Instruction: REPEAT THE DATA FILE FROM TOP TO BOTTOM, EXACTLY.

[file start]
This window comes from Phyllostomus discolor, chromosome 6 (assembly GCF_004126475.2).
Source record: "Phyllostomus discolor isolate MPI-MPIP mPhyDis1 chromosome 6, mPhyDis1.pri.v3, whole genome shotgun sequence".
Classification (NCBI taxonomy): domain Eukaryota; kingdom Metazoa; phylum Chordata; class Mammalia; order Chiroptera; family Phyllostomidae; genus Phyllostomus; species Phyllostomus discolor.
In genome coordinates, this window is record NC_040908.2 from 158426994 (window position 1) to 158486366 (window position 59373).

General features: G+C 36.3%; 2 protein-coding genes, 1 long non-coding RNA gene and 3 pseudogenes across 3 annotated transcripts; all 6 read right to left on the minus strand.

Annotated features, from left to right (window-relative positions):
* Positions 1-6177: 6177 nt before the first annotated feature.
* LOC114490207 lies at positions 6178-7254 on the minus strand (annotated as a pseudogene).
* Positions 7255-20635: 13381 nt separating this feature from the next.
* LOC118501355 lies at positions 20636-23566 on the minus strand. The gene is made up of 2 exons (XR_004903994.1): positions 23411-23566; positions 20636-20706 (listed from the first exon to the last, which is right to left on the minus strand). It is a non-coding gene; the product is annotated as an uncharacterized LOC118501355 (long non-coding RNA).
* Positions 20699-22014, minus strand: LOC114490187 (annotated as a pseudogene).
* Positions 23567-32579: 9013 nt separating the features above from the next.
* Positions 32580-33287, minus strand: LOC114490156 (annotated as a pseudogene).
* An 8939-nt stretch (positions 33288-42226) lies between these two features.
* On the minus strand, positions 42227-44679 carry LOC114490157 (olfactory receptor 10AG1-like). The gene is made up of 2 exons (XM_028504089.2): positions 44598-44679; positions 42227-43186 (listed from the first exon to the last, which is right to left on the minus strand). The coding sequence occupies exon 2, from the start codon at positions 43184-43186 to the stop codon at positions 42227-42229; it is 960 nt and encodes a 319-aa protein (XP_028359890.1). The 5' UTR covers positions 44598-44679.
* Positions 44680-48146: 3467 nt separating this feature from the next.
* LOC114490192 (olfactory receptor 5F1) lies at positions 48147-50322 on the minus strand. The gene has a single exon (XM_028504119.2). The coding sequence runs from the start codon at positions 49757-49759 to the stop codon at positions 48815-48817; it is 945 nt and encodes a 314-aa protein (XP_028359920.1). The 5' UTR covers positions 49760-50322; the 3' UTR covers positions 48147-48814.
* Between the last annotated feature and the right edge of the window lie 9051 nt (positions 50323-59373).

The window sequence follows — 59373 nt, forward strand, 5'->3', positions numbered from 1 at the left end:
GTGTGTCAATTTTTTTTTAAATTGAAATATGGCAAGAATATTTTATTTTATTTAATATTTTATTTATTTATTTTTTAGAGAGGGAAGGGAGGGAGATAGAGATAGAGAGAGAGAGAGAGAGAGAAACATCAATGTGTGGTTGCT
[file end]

This window comes from Phyllostomus discolor, chromosome 6 (assembly GCF_004126475.2).
Source record: "Phyllostomus discolor isolate MPI-MPIP mPhyDis1 chromosome 6, mPhyDis1.pri.v3, whole genome shotgun sequence".
Classification (NCBI taxonomy): domain Eukaryota; kingdom Metazoa; phylum Chordata; class Mammalia; order Chiroptera; family Phyllostomidae; genus Phyllostomus; species Phyllostomus discolor.
In genome coordinates, this window is record NC_040908.2 from 158426994 (window position 1) to 158486366 (window position 59373).

General features: G+C 36.3%; 2 protein-coding genes, 1 long non-coding RNA gene and 3 pseudogenes across 3 annotated transcripts; all 6 read right to left on the minus strand.

Annotated features, from left to right (window-relative positions):
* Positions 1-6177: 6177 nt before the first annotated feature.
* LOC114490207 lies at positions 6178-7254 on the minus strand (annotated as a pseudogene).
* Positions 7255-20635: 13381 nt separating this feature from the next.
* LOC118501355 lies at positions 20636-23566 on the minus strand. The gene is made up of 2 exons (XR_004903994.1): positions 23411-23566; positions 20636-20706 (listed from the first exon to the last, which is right to left on the minus strand). It is a non-coding gene; the product is annotated as an uncharacterized LOC118501355 (long non-coding RNA).
* Positions 20699-22014, minus strand: LOC114490187 (annotated as a pseudogene).
* Positions 23567-32579: 9013 nt separating the features above from the next.
* Positions 32580-33287, minus strand: LOC114490156 (annotated as a pseudogene).
* An 8939-nt stretch (positions 33288-42226) lies between these two features.
* On the minus strand, positions 42227-44679 carry LOC114490157 (olfactory receptor 10AG1-like). The gene is made up of 2 exons (XM_028504089.2): positions 44598-44679; positions 42227-43186 (listed from the first exon to the last, which is right to left on the minus strand). The coding sequence occupies exon 2, from the start codon at positions 43184-43186 to the stop codon at positions 42227-42229; it is 960 nt and encodes a 319-aa protein (XP_028359890.1). The 5' UTR covers positions 44598-44679.
* Positions 44680-48146: 3467 nt separating this feature from the next.
* LOC114490192 (olfactory receptor 5F1) lies at positions 48147-50322 on the minus strand. The gene has a single exon (XM_028504119.2). The coding sequence runs from the start codon at positions 49757-49759 to the stop codon at positions 48815-48817; it is 945 nt and encodes a 314-aa protein (XP_028359920.1). The 5' UTR covers positions 49760-50322; the 3' UTR covers positions 48147-48814.
* Between the last annotated feature and the right edge of the window lie 9051 nt (positions 50323-59373).

The window sequence follows — 59373 nt, forward strand, 5'->3', positions numbered from 1 at the left end:
GTGTGTCAATTTTTTTTTAAATTGAAATATGGCAAGAATATTTTATTTTATTTAATATTTTATTTATTTATTTTTTAGAGAGGGAAGGGAGGGAGATAGAGATAGAGAGAGAGAGAGAGAGAGAAACATCAATGTGTGGTTGCT